Albert never shied away from defending his comrades. His frequent references back to this dispute show his anger, but also suggest how that anger could provide motivation in ‘the fight for history’. Being published by Penguin gave Woodcock huge status as the historian of anarchism, but a status he did not deserve: ‘Woodcock’s Anarchism is issued all over the world by Penguins, perpetuating lies and myths’.
Woodcock was one of the main targets of the 1987 Black Flag supplement ‘Liars and Liberals’. Accused by Malc of Bradford of ‘venting certain people’s personal vendettas’, Albert responded: ‘We dislike him for his atrocity stories about our Spanish friends not for the colour of his eyes. You may call it “vendetta”; we call it “solidarity”; Woodcock calls them murderers, we call him a liar and a swindler, and put that in the historical record as fact.’
Albert’s warm words for Ethel Mannin showed he could respect individual pacifists who had contributed to the cause. But he had no time for attempts to create a ‘non-violent anarchism’. ‘The subject [of ‘violence’ v ‘non-violence’] is irrelevant to anarchism but the imposition of the pacifist ethic upon it always implies an abandonment of class struggle and the acceptance of middle-class values. Not because middle class values are “non-violent” – they are not – but because by qualifying, hyphenating and diluting anarchism, a non-demanding excuse of a philosophy can be manufactured for the disenchanted liberal.’
In the 1990s, Albert looked back to the 1940s and saw the beginning of the division between competing ideas of anarchism – either it was ‘a marble effigy of utopian ideals, to be admired and defined and even lived up to by some chosen individuals within the framework of a repressive society, or it was a fighting creed with a programme for breaking down repression.’ Tobias Kelly’s 2022 study of British pacifists contains an echo of this. Kelly quotes Martin Ceadel’s discussion of a ‘rift between those who saw socialism as a struggle for economic and political power and were therefore only opposed to capitalist and imperialist wars, and whose who saw socialism as a more personal moral transformation.’ If you substitute ‘anarchism’ for ‘socialism’ and ‘social change’ for ‘economic and political power’ you have a suggestion of why the conflicts around the rise of ‘new anarchism’ or ‘militant liberalism’ were insoluble.
Albert and Woodcock drew opposite conclusions from twentieth century history. To Albert it was necessary to resist (even in the face of certain defeat): ‘let us at least go down fighting in our own plumage, the Last of the Mohicans’. To Woodcock, only pacifists could claim to be anarchists and they could do nothing but hang on until ‘the moral forces that depend on individual choice and judgement can reassert themselves’.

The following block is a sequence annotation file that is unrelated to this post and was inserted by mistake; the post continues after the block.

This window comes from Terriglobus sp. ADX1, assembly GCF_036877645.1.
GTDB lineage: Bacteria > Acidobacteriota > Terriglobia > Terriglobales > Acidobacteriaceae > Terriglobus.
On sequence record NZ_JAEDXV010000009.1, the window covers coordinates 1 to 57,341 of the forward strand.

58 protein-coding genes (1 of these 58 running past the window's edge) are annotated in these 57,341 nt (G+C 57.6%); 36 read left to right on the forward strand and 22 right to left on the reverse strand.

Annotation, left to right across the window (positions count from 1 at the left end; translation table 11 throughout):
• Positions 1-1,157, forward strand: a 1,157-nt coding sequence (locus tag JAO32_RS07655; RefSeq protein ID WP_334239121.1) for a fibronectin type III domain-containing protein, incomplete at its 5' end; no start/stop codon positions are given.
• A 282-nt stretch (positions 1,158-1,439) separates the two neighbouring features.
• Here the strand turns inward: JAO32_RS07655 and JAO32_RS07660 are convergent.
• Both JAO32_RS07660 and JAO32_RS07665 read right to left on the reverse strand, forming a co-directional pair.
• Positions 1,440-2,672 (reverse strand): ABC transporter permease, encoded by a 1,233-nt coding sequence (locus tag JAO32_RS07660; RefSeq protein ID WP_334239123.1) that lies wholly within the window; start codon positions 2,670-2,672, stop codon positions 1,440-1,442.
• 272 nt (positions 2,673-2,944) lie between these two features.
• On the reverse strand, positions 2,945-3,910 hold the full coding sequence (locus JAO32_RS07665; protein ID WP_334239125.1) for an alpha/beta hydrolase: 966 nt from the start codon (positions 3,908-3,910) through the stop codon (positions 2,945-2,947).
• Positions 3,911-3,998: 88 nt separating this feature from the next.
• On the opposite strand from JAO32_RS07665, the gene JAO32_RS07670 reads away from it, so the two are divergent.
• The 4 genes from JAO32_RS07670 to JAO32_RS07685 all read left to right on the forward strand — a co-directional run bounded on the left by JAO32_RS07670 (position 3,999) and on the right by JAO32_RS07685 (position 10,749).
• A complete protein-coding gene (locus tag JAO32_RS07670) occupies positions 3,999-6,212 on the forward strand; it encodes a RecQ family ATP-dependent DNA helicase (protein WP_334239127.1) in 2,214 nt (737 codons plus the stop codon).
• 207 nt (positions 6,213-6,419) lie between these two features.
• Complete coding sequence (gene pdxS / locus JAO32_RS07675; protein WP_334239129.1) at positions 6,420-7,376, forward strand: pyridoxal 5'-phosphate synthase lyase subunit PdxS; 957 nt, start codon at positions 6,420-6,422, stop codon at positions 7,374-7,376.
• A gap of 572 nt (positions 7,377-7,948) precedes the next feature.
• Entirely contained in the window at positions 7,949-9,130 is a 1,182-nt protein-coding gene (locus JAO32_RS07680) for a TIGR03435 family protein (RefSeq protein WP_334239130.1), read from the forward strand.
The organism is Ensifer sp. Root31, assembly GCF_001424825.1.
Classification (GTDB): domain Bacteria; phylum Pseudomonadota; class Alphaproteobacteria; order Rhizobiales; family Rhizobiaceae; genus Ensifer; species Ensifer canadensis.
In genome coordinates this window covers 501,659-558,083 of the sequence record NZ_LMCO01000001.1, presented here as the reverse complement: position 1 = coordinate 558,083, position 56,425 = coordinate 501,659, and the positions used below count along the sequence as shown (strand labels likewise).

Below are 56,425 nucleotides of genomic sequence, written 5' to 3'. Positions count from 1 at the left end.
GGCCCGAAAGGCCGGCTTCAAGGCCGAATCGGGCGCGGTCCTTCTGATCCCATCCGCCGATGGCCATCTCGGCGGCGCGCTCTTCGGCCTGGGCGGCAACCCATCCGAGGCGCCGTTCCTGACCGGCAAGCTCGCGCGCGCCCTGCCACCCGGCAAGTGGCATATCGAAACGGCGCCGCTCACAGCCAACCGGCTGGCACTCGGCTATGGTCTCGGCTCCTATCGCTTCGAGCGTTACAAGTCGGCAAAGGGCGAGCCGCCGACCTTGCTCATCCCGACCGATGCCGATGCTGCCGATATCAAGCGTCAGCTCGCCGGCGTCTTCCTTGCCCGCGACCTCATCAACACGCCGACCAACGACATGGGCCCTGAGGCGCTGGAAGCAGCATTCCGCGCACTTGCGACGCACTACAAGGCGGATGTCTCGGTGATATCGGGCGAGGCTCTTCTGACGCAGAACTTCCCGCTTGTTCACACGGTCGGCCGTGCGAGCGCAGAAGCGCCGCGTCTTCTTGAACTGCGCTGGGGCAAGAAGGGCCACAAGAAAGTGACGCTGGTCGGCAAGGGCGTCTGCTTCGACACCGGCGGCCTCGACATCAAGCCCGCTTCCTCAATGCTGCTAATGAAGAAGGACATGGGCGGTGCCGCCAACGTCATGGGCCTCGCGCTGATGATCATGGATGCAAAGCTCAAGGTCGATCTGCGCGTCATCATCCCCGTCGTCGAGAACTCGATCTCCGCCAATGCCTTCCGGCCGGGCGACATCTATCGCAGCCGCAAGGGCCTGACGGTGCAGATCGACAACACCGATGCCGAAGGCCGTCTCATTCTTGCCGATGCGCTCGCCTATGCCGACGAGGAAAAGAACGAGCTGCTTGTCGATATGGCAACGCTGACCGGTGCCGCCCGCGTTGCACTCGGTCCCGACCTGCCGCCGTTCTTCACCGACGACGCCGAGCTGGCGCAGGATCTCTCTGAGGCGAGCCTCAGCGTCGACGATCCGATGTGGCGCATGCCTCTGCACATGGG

Phil Ruff suggested how successful Albert was in defending the idea of a revolutionary anarchism that remained a ‘fighting creed’: ‘Albert’s refusal to kowtow to the pacifist-liberal Mafia who sought to re-invent anarchism in their own image after the war, and his scepticism of the New Left in the 1960s, have earned him a reputation for “sectarianism”. Paradoxically, it was the discovery of class struggle anarchism through the “sectarianism” of Black Flag under Albert’s editorship that convinced so many anarchists of my generation to become active in the movement.’
Albert saw Woodcock’s rewriting of anarchism and its history as an example of the working class being pushed out of its own movement. Anti-elitism was always a key part of his politics and drove his disputes with other ideologies (from populism to Trotskyism): ‘We do not “idealise” the workers. But the most reactionary class existing are the intellectual pretenders who take hold of their ideas and try to write them out of it.’
The dispute with Woodcock was not the initial trigger for Albert’s interest in anarchist history but certainly was a major factor in it. This dispute cannot be disentangled from the broader political conflict about ‘new anarchism’/‘militant liberalism’. To Albert, Woodcock’s slander vindicated not only his own opposition to ‘militant liberalism’ but also his approach to history: ‘Our historical judgement was criticised as based only on anecdotal history from veterans but knowing how conventional history is concocted I doubt if it suffered from that.’
[Special thanks to Paul S., Richard C and everyone who expressed an interest. A partial archive of Freedom can be found at https://freedomnews.org.uk/archive/. Black Flag and Anarchy (both series) can be found on Libcom.org and https://www.thesparrowsnest.org.uk/ ]
1, ‘Anarchism Revisited’ Commentary, August 1968 https://www.commentary.org/articles/george-woodcock/anarchism-revisited/ It’s reprinted in Woodcock’s collection of essays Anarchism and Anarchists (1992). Some academics apply the term ‘new anarchism’ retrospectively to ideas in the 1940s; others use it for twenty-first century developments.
2 ‘Dilettantes’ (letter) Freedom 19 February 1949 https://www.katesharpleylibrary.net/4f4s7t
3 p.8, Aims and principles of anarchism : an essay at defining what the Anarchist Movement is and how wide a field it covers. London: Coptic Press, 1968. https://www.katesharpleylibrary.net/ns1th7
4, ‘Statement by the Black Flag Group to the Liverpool Conference of the Anarchist Federation of Britain, Sept., 1968’ reprinted in KSL Bulletin 97-98 https://www.katesharpleylibrary.net/5x6bxp
5, p.103 of 2010 reprint of The Floodgates of Anarchy